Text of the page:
All the policies applied for on September 14 were issued on October 11, except that the policy of $8,000-$16,000 covering his wife's life was issued for $8,000 only; it did not double in case of accidental death. Crawford did not like the rejection of his application for double indemnity on his wife, according to Primeaux, and on November 22, 1938, requested the company to cancel the policy, which was done. It was before November 22 that he did the figuring on exhibit 7, according to his reported testimony (an earlier date was of no importance at the murder trial). On the exhibit, however, the figures "8-16" top the list, and without the "16" the total would fall below $40,000. The conclusion would be [58 Cal. App. 2d 779] justified, therefore, that when Crawford made the computations on exhibit 7 he did not know that the eight doubling to sixteen thousand dollar policy had been issued only for eight thousand dollars, so that the sixteen thousand was not to be counted on. In other words, the exhibit, as we have noted its figures and notations, was written before the policies were issued.

It is true, there is other evidence, which we have not reviewed, which might cast doubt upon some of that which we have mentioned, and there are some figures on the exhibit that remain unexplained and some which may have been added even after November 22. But, we reiterate, our thesis has not been that if exhibit 7 had been introduced the finding would have been required that Crawford had defrauded the plaintiff. We do insist, however, that a person of ordinary common sense, with the exhibit and the evidence before him, could with reason say: It appears clear to me that before Crawford received the policies on the lives of his children, months before applying for and receiving the additional dismemberment policy on his son Paul, he intended to cash in on those policies by doing that which he ultimately accomplished; that is, he intended himself to cause their deaths.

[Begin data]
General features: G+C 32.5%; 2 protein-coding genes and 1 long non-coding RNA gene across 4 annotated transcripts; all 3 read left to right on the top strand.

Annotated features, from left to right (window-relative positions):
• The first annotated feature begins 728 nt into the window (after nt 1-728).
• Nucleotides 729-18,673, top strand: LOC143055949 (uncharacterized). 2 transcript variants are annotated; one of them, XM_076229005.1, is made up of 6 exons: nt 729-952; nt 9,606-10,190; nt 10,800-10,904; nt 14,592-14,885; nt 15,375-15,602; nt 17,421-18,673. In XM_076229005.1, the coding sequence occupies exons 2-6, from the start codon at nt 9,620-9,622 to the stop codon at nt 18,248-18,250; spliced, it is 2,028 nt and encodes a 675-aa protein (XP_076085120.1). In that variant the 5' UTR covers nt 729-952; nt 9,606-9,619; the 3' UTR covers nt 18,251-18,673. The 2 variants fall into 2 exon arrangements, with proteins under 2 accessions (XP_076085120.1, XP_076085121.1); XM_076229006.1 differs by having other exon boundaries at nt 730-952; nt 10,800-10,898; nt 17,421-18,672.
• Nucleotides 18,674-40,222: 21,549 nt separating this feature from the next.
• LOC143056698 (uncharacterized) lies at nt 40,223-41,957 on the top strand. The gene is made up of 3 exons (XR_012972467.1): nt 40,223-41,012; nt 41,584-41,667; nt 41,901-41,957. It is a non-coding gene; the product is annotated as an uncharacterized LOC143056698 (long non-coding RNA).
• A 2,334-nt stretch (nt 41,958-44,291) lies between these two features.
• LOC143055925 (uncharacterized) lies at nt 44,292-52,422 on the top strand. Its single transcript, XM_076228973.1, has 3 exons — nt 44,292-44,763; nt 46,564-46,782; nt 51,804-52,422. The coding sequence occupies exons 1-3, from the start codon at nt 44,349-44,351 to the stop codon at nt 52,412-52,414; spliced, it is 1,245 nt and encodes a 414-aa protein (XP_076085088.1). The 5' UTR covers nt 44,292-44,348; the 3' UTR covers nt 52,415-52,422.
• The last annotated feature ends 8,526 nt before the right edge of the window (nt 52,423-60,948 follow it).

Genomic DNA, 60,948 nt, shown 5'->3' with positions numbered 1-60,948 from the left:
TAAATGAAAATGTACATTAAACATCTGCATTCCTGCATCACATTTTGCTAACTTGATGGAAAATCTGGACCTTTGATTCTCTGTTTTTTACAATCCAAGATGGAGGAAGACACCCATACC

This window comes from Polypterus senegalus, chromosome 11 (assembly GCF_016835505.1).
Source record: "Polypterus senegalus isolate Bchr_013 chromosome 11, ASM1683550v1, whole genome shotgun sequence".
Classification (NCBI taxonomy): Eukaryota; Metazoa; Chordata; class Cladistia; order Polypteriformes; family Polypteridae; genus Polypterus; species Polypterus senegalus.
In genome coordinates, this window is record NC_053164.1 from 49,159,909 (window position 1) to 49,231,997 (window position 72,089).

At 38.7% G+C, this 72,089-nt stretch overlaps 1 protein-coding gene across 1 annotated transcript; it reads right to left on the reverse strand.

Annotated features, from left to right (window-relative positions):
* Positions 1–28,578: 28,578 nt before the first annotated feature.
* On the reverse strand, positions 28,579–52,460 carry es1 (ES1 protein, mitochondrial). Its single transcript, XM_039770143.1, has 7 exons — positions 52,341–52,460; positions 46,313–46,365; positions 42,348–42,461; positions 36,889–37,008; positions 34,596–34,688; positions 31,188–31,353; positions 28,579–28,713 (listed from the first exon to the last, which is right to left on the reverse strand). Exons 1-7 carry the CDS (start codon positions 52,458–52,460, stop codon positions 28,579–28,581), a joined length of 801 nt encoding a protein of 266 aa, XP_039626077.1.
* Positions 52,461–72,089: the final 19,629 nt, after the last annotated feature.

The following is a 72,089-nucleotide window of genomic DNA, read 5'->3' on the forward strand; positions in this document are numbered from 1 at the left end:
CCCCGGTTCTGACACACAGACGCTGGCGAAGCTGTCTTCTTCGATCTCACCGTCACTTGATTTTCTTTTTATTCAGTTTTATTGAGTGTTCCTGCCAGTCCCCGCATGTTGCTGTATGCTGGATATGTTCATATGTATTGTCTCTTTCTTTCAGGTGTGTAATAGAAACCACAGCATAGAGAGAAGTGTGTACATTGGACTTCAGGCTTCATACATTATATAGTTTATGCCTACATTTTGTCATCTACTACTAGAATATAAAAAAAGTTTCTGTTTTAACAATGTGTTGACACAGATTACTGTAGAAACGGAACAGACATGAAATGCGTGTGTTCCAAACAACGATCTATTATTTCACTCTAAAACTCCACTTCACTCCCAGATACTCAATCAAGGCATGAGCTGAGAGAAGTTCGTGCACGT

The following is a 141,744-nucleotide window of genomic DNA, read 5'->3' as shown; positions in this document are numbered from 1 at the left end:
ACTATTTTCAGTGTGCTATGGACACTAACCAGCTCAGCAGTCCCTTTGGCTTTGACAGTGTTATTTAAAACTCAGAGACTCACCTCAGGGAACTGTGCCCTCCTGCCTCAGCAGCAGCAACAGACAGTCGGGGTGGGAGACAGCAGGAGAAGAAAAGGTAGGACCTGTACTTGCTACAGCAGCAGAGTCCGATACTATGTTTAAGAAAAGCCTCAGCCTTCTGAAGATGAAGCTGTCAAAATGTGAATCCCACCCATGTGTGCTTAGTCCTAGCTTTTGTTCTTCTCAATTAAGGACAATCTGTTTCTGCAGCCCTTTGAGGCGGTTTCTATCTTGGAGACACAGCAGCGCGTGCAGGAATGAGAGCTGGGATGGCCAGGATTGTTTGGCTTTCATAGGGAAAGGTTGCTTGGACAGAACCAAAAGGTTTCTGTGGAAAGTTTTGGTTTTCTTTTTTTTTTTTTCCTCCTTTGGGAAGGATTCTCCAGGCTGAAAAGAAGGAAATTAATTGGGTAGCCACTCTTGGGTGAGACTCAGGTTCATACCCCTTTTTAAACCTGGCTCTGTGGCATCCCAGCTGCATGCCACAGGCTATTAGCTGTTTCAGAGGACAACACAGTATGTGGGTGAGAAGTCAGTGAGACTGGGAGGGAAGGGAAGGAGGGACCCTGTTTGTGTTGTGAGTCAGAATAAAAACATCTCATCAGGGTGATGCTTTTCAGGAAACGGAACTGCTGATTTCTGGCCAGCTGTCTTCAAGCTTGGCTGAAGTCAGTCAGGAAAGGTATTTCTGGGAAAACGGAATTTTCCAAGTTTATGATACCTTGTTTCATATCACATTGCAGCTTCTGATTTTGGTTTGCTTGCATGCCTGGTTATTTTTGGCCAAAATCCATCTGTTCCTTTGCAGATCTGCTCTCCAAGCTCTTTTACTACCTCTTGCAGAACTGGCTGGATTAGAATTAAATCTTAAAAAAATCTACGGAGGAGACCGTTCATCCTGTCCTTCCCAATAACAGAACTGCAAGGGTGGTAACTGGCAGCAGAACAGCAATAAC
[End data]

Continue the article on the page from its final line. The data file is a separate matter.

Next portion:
[3] Occasionally a conflict appears to exist between a rule of law and the dictates of common sense. Such conflicts are at times inescapable, but more often justify a careful reexamination of the rule of law; it may be either unsound or other than it seems to be. We have discussed somewhat fully the matters involved in and surrounding the rejected exhibit because of the possibility that in them is enmeshed such a conflict, a conflict between the rule governing in everyday affairs and that which is sometimes offered as a rule of evidence, the rule that "an inference may not be based upon an inference." We have reached the conclusion that there is no such rule in this state save where the second inference does not follow logically from the fact established by the first inference.